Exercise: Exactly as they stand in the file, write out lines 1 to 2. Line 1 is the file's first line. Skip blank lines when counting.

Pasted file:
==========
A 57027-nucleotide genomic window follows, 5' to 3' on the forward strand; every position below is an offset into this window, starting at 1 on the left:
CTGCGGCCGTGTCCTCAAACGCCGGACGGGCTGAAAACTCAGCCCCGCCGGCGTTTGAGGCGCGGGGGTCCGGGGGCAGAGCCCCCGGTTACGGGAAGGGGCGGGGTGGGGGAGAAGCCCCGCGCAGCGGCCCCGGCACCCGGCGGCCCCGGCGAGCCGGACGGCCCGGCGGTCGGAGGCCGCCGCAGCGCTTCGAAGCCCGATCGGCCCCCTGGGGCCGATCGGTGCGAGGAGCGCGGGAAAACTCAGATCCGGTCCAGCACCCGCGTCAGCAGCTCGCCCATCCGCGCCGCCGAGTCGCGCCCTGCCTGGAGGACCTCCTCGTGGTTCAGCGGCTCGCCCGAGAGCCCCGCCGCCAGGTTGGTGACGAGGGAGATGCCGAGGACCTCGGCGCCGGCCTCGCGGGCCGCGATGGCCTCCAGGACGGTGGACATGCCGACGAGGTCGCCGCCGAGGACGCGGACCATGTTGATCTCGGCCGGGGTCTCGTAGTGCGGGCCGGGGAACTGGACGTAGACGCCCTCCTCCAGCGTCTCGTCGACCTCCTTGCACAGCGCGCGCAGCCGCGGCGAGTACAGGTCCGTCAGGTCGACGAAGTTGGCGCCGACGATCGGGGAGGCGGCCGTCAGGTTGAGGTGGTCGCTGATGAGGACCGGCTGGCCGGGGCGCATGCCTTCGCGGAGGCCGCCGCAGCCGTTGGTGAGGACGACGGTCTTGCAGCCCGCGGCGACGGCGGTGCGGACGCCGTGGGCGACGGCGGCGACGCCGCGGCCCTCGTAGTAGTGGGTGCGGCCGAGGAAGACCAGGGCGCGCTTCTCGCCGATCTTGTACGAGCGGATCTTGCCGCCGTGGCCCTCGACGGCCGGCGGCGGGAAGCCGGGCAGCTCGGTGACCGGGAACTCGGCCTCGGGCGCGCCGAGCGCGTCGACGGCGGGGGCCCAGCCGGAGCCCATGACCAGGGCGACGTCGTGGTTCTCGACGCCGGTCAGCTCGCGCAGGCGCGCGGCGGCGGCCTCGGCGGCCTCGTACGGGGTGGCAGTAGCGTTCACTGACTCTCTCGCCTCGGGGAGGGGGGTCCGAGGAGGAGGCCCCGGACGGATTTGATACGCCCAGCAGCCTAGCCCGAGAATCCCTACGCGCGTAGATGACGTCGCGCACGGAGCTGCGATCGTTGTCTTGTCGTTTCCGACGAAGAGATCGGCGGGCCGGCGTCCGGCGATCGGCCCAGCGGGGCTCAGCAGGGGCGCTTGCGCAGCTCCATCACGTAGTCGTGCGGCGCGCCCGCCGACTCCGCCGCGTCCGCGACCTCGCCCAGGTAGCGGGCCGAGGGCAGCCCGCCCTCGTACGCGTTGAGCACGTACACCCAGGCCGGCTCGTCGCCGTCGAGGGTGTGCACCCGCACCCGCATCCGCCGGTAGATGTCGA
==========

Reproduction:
A 57027-nucleotide genomic window follows, 5' to 3' on the forward strand; every position below is an offset into this window, starting at 1 on the left:
CTGCGGCCGTGTCCTCAAACGCCGGACGGGCTGAAAACTCAGCCCCGCCGGCGTTTGAGGCGCGGGGGTCCGGGGGCAGAGCCCCCGGTTACGGGAAGGGGCGGGGTGGGGGAGAAGCCCCGCGCAGCGGCCCCGGCACCCGGCGGCCCCGGCGAGCCGGACGGCCCGGCGGTCGGAGGCCGCCGCAGCGCTTCGAAGCCCGATCGGCCCCCTGGGGCCGATCGGTGCGAGGAGCGCGGGAAAACTCAGATCCGGTCCAGCACCCGCGTCAGCAGCTCGCCCATCCGCGCCGCCGAGTCGCGCCCTGCCTGGAGGACCTCCTCGTGGTTCAGCGGCTCGCCCGAGAGCCCCGCCGCCAGGTTGGTGACGAGGGAGATGCCGAGGACCTCGGCGCCGGCCTCGCGGGCCGCGATGGCCTCCAGGACGGTGGACATGCCGACGAGGTCGCCGCCGAGGACGCGGACCATGTTGATCTCGGCCGGGGTCTCGTAGTGCGGGCCGGGGAACTGGACGTAGACGCCCTCCTCCAGCGTCTCGTCGACCTCCTTGCACAGCGCGCGCAGCCGCGGCGAGTACAGGTCCGTCAGGTCGACGAAGTTGGCGCCGACGATCGGGGAGGCGGCCGTCAGGTTGAGGTGGTCGCTGATGAGGACCGGCTGGCCGGGGCGCATGCCTTCGCGGAGGCCGCCGCAGCCGTTGGTGAGGACGACGGTCTTGCAGCCCGCGGCGACGGCGGTGCGGACGCCGTGGGCGACGGCGGCGACGCCGCGGCCCTCGTAGTAGTGGGTGCGGCCGAGGAAGACCAGGGCGCGCTTCTCGCCGATCTTGTACGAGCGGATCTTGCCGCCGTGGCCCTCGACGGCCGGCGGCGGGAAGCCGGGCAGCTCGGTGACCGGGAACTCGGCCTCGGGCGCGCCGAGCGCGTCGACGGCGGGGGCCCAGCCGGAGCCCATGACCAGGGCGACGTCGTGGTTCTCGACGCCGGTCAGCTCGCGCAGGCGCGCGGCGGCGGCCTCGGCGGCCTCGTACGGGGTGGCAGTAGCGTTCACTGACTCTCTCGCCTCGGGGAGGGGGGTCCGAGGAGGAGGCCCCGGACGGATTTGATACGCCCAGCAGCCTAGCCCGAGAATCCCTACGCGCGTAGATGACGTCGCGCACGGAGCTGCGATCGTTGTCTTGTCGTTTCCGACGAAGAGATCGGCGGGCCGGCGTCCGGCGATCGGCCCAGCGGGGCTCAGCAGGGGCGCTTGCGCAGCTCCATCACGTAGTCGTGCGGCGCGCCCGCCGACTCCGCCGCGTCCGCGACCTCGCCCAGGTAGCGGGCCGAGGGCAGCCCGCCCTCGTACGCGTTGAGCACGTACACCCAGGCCGGCTCGTCGCCGTCGAGGGTGTGCACCCGCACCCGCATCCGCCGGTAGATGTCGA